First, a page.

Arinc said authorities cannot afford to ignore the people and called on "responsible citizens" to stop the demonstrations.
The violence erupted on May 31 after police cracked down on a peaceful rally in Istanbul against plans to cut trees in the city's main Taksim Square.
Protests expanded quickly to Ankara and other cities, with Turks calling for the resignation of Prime Minister Recep Tayyip Erdogan.
At least two people have died during the protests.
Arinc on June 4 apologized to those injured and said the initial protest was based on "legitimate" complaints.
Turkish police and antigovernment protesters clashed again in Istanbul on June 4 as Erdogan remained defiant, rejecting protester demands that he resign and contradicting Arinc by blaming the turmoil on extremists and opposition political forces.
Erdogan on June 3 left Turkey to visit Morocco. In comments there, he predicted that the situation would soon return to calm.
Erdogan said the protests had nothing to do with saving trees but were part of a provocation by his opponents.
"The events [in Turkey] have nothing to do with cutting trees or refurbishing a park. Those who lost at the elections were behind [the demonstrations] and used various ways," he said. "The demonstrations did not take place in every city. The situation is calmer now and people started using their senses in Turkey. Before I go back to Turkey, calm will reign [there]."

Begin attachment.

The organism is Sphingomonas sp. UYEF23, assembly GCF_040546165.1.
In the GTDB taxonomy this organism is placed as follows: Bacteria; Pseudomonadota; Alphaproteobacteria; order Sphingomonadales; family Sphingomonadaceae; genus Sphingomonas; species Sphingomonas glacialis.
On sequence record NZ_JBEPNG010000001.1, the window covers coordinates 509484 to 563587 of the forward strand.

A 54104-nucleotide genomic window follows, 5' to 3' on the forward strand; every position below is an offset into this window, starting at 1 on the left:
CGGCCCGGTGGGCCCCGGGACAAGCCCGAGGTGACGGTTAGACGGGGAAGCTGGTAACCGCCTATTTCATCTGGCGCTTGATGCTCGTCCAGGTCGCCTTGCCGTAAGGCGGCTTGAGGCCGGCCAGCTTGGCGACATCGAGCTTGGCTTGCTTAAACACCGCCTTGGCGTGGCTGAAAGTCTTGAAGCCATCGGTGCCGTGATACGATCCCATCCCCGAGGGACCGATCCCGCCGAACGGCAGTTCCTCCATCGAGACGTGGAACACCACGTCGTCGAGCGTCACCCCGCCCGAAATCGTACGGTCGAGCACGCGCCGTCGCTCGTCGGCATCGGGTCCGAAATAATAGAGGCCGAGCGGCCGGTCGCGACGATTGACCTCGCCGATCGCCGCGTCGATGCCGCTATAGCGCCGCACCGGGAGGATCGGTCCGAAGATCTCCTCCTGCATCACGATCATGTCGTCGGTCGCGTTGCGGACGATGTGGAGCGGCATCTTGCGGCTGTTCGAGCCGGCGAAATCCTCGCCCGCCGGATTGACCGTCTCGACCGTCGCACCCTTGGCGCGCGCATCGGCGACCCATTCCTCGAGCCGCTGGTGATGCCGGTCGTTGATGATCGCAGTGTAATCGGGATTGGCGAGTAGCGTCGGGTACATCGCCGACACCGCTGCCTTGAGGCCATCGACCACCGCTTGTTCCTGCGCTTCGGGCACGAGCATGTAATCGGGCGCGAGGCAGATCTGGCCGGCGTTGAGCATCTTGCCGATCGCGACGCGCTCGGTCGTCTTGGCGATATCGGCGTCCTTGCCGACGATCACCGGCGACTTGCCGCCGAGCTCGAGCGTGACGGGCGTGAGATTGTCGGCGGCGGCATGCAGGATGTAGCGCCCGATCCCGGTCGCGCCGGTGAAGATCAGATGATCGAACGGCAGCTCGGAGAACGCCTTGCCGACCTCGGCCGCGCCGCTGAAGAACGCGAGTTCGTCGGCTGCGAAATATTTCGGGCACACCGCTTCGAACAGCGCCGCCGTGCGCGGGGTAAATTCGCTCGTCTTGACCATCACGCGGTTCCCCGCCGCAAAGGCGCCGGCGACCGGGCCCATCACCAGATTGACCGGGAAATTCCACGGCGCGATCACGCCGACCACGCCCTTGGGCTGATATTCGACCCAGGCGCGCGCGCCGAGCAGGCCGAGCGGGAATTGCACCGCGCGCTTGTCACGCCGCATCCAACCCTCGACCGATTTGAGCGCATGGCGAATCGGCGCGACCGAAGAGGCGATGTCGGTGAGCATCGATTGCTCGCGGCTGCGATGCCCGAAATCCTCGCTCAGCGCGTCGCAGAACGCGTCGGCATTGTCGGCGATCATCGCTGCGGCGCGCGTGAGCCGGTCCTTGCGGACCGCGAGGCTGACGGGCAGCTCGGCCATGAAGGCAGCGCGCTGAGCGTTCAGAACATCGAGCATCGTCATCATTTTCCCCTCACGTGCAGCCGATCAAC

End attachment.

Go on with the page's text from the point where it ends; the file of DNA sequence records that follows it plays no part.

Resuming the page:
Turkey’s NATO ally the United States has again urged authorities to show restraint in dealing with the demonstrations, which have left hundreds of protesters and police injured.
"We are concerned by the reports of excessive use of force by police," U.S. Secretary of State John Kerry said. "We obviously hope that there will be a full investigation of those incidents and full restraint from the police force with respect to those kinds of incidents. And we urge all people involved -- those demonstrating and expressing their freedom of expression and those in the government -- to avoid any provocations of violence."
Turkey’s main stock exchange dropped 10.5 percent on June 3, reflecting investor concerns about the destabilizing effect of the demonstrations.
Protesters accuse Erdogan and his Islamist-rooted movement, which took power in 2002, of becoming increasingly authoritarian.
Some critics accuse of him of trying to force his conservative, religious Islamic outlook on the lives of secular Turks. His government recently, for example, backed legislation curbing the sale of alcohol.
He has also faced criticism over his support for Sunni rebels in neighboring Syria, with some Turks worried the country could become embroiled in the Syrian war.
Erdogan’s party has won three straight elections, curbed the power of the once-dominant military, and encouraged economic growth, enhancing Turkey’s regional influence over the past decade.
Meanwhile, one of Turkey's main trade union confederations is staging a two-day strike in support of the protests.
The left-wing Confederation of Public Workers' Unions (KESK), representing some 240,000 workers, has accused the government of committing "state terror."